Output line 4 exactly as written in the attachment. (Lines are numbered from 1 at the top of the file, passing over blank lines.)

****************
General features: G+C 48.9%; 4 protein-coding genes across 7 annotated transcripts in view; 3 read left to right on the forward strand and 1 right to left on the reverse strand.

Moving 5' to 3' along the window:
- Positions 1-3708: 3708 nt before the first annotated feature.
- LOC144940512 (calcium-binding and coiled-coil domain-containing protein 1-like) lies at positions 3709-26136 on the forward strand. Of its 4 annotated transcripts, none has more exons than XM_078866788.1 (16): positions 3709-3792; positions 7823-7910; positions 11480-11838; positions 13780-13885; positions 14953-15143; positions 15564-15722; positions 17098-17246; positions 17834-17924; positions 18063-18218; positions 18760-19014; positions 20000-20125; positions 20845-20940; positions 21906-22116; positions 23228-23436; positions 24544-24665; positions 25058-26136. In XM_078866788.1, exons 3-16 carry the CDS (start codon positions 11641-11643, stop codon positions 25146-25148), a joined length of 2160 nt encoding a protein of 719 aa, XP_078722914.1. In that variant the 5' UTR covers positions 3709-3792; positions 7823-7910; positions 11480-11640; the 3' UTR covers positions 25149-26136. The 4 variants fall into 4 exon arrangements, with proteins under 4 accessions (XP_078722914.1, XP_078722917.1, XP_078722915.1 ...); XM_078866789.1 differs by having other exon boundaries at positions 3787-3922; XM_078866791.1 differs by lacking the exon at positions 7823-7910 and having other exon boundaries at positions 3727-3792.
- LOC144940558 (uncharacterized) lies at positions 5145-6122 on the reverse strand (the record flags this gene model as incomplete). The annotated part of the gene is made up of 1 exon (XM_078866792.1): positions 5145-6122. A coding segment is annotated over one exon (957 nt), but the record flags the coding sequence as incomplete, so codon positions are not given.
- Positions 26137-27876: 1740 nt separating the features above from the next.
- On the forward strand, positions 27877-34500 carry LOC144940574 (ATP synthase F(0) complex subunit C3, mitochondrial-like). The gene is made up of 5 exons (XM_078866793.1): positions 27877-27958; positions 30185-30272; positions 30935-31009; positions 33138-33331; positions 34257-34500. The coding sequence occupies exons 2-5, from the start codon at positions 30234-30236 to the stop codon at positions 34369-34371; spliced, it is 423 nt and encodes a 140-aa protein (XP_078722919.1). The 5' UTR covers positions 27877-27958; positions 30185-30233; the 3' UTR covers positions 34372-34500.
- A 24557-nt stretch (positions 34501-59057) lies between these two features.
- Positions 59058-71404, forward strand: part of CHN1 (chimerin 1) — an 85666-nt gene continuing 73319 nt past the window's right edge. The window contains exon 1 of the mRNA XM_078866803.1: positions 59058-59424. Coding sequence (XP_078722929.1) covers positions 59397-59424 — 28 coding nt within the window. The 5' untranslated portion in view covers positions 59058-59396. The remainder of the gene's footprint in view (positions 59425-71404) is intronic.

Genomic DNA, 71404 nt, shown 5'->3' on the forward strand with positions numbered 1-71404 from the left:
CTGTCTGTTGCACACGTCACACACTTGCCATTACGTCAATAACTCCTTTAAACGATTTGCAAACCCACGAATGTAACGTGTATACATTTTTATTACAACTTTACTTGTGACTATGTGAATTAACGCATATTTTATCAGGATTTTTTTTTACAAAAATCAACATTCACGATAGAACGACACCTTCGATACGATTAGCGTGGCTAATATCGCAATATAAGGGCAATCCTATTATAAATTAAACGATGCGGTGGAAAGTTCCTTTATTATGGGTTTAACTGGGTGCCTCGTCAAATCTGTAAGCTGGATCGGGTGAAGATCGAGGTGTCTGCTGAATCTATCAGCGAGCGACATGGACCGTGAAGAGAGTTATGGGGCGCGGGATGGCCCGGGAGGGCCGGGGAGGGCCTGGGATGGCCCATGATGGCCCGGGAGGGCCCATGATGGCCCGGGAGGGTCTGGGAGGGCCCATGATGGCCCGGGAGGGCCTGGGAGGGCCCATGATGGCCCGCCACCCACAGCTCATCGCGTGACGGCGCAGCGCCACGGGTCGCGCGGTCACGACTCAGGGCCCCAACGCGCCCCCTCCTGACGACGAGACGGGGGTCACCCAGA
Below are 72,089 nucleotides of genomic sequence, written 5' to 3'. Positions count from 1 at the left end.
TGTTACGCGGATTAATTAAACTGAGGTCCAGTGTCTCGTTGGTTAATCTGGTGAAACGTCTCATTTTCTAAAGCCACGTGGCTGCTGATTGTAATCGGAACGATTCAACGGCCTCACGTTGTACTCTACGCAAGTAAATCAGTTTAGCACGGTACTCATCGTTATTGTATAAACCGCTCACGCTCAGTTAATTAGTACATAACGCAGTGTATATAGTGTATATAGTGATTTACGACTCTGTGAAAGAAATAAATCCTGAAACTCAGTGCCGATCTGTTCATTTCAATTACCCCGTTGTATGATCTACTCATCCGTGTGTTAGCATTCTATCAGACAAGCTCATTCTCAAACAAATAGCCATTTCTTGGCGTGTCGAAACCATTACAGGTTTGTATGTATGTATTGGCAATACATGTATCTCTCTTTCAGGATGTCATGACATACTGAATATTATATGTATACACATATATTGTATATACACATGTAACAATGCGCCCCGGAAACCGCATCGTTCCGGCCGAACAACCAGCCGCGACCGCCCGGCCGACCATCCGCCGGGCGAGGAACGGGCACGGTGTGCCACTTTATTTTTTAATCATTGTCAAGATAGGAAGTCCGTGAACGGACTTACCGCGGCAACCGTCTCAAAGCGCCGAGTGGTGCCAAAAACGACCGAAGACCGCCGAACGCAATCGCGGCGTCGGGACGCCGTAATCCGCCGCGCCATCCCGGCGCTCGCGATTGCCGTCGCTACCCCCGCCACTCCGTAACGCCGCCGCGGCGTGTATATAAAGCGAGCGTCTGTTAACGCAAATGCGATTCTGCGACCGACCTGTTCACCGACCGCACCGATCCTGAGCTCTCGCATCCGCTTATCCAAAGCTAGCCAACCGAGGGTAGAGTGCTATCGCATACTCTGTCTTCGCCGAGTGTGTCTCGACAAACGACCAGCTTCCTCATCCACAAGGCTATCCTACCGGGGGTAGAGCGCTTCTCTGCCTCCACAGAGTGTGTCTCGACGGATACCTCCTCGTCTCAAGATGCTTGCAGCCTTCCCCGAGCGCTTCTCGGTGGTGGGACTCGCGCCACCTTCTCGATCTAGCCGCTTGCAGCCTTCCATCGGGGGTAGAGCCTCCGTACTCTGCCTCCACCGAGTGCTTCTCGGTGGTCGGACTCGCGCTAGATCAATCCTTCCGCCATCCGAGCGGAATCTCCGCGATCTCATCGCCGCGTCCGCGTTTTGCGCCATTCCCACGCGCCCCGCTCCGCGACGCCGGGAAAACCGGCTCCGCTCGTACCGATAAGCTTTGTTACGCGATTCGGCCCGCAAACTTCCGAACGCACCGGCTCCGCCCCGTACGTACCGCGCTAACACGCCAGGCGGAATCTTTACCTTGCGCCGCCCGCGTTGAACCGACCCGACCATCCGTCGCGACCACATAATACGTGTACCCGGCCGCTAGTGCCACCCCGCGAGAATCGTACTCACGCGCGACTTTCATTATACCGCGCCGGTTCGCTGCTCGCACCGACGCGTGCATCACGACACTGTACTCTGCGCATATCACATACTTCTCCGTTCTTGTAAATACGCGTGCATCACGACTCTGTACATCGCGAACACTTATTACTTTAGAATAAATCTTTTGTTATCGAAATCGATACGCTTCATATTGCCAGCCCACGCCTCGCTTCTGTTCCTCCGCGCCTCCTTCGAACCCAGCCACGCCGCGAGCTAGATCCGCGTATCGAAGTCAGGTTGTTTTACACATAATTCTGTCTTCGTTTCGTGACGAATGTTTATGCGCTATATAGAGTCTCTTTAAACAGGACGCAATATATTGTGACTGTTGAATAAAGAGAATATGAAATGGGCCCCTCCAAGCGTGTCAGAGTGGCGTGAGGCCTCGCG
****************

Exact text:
- LOC144940512 (calcium-binding and coiled-coil domain-containing protein 1-like) lies at positions 3709-26136 on the forward strand. Of its 4 annotated transcripts, none has more exons than XM_078866788.1 (16): positions 3709-3792; positions 7823-7910; positions 11480-11838; positions 13780-13885; positions 14953-15143; positions 15564-15722; positions 17098-17246; positions 17834-17924; positions 18063-18218; positions 18760-19014; positions 20000-20125; positions 20845-20940; positions 21906-22116; positions 23228-23436; positions 24544-24665; positions 25058-26136. In XM_078866788.1, exons 3-16 carry the CDS (start codon positions 11641-11643, stop codon positions 25146-25148), a joined length of 2160 nt encoding a protein of 719 aa, XP_078722914.1. In that variant the 5' UTR covers positions 3709-3792; positions 7823-7910; positions 11480-11640; the 3' UTR covers positions 25149-26136. The 4 variants fall into 4 exon arrangements, with proteins under 4 accessions (XP_078722914.1, XP_078722917.1, XP_078722915.1 ...); XM_078866789.1 differs by having other exon boundaries at positions 3787-3922; XM_078866791.1 differs by lacking the exon at positions 7823-7910 and having other exon boundaries at positions 3727-3792.